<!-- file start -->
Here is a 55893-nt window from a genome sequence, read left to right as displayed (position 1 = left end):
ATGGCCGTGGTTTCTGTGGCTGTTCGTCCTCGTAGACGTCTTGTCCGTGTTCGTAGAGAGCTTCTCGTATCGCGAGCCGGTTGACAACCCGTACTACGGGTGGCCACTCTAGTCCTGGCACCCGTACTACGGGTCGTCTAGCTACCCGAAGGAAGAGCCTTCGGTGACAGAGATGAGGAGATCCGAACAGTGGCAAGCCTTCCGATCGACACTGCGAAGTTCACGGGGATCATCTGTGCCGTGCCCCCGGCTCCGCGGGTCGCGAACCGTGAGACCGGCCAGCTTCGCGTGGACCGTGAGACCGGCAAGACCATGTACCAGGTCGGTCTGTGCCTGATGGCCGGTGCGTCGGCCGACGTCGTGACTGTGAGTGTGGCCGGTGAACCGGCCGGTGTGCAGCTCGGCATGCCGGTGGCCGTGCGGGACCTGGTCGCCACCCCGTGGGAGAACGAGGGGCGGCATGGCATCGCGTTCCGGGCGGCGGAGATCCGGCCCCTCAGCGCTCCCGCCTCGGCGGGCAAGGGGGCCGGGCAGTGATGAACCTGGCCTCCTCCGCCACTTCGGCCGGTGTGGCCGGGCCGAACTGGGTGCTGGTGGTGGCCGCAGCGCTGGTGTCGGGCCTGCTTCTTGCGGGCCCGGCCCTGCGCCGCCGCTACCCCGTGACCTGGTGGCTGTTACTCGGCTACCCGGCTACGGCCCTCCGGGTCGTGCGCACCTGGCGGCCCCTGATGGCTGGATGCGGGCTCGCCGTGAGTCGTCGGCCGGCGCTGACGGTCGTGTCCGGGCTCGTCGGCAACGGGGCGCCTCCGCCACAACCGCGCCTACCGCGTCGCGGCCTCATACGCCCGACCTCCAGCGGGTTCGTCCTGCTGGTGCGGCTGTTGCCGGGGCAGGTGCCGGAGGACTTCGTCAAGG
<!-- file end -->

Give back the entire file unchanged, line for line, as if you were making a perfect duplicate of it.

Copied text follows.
Here is a 55893-nt window from a genome sequence, read left to right as displayed (position 1 = left end):
ATGGCCGTGGTTTCTGTGGCTGTTCGTCCTCGTAGACGTCTTGTCCGTGTTCGTAGAGAGCTTCTCGTATCGCGAGCCGGTTGACAACCCGTACTACGGGTGGCCACTCTAGTCCTGGCACCCGTACTACGGGTCGTCTAGCTACCCGAAGGAAGAGCCTTCGGTGACAGAGATGAGGAGATCCGAACAGTGGCAAGCCTTCCGATCGACACTGCGAAGTTCACGGGGATCATCTGTGCCGTGCCCCCGGCTCCGCGGGTCGCGAACCGTGAGACCGGCCAGCTTCGCGTGGACCGTGAGACCGGCAAGACCATGTACCAGGTCGGTCTGTGCCTGATGGCCGGTGCGTCGGCCGACGTCGTGACTGTGAGTGTGGCCGGTGAACCGGCCGGTGTGCAGCTCGGCATGCCGGTGGCCGTGCGGGACCTGGTCGCCACCCCGTGGGAGAACGAGGGGCGGCATGGCATCGCGTTCCGGGCGGCGGAGATCCGGCCCCTCAGCGCTCCCGCCTCGGCGGGCAAGGGGGCCGGGCAGTGATGAACCTGGCCTCCTCCGCCACTTCGGCCGGTGTGGCCGGGCCGAACTGGGTGCTGGTGGTGGCCGCAGCGCTGGTGTCGGGCCTGCTTCTTGCGGGCCCGGCCCTGCGCCGCCGCTACCCCGTGACCTGGTGGCTGTTACTCGGCTACCCGGCTACGGCCCTCCGGGTCGTGCGCACCTGGCGGCCCCTGATGGCTGGATGCGGGCTCGCCGTGAGTCGTCGGCCGGCGCTGACGGTCGTGTCCGGGCTCGTCGGCAACGGGGCGCCTCCGCCACAACCGCGCCTACCGCGTCGCGGCCTCATACGCCCGACCTCCAGCGGGTTCGTCCTGCTGGTGCGGCTGTTGCCGGGGCAGGTGCCGGAGGACTTCGTCAAGG